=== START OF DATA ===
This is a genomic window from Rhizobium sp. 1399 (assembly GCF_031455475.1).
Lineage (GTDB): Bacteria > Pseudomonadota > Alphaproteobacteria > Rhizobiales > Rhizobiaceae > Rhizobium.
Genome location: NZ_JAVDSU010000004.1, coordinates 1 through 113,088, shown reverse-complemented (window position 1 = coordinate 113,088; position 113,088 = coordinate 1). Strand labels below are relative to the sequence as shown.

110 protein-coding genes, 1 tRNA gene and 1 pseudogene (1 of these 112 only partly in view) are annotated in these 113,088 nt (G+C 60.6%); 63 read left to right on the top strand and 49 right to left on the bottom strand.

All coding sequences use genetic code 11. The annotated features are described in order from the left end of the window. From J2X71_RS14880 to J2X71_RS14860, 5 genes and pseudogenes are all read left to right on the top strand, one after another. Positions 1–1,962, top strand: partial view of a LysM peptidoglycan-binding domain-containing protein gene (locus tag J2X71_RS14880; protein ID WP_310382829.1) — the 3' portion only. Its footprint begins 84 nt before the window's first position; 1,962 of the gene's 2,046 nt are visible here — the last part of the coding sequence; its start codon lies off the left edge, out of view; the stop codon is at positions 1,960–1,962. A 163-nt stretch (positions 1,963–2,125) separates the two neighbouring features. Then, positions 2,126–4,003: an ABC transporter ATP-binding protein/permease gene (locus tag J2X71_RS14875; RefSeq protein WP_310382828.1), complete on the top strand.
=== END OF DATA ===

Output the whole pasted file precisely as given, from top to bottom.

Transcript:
This is a genomic window from Rhizobium sp. 1399 (assembly GCF_031455475.1).
Lineage (GTDB): Bacteria > Pseudomonadota > Alphaproteobacteria > Rhizobiales > Rhizobiaceae > Rhizobium.
Genome location: NZ_JAVDSU010000004.1, coordinates 1 through 113,088, shown reverse-complemented (window position 1 = coordinate 113,088; position 113,088 = coordinate 1). Strand labels below are relative to the sequence as shown.

110 protein-coding genes, 1 tRNA gene and 1 pseudogene (1 of these 112 only partly in view) are annotated in these 113,088 nt (G+C 60.6%); 63 read left to right on the top strand and 49 right to left on the bottom strand.

All coding sequences use genetic code 11. The annotated features are described in order from the left end of the window. From J2X71_RS14880 to J2X71_RS14860, 5 genes and pseudogenes are all read left to right on the top strand, one after another. Positions 1–1,962, top strand: partial view of a LysM peptidoglycan-binding domain-containing protein gene (locus tag J2X71_RS14880; protein ID WP_310382829.1) — the 3' portion only. Its footprint begins 84 nt before the window's first position; 1,962 of the gene's 2,046 nt are visible here — the last part of the coding sequence; its start codon lies off the left edge, out of view; the stop codon is at positions 1,960–1,962. A 163-nt stretch (positions 1,963–2,125) separates the two neighbouring features. Then, positions 2,126–4,003: an ABC transporter ATP-binding protein/permease gene (locus tag J2X71_RS14875; RefSeq protein WP_310382828.1), complete on the top strand.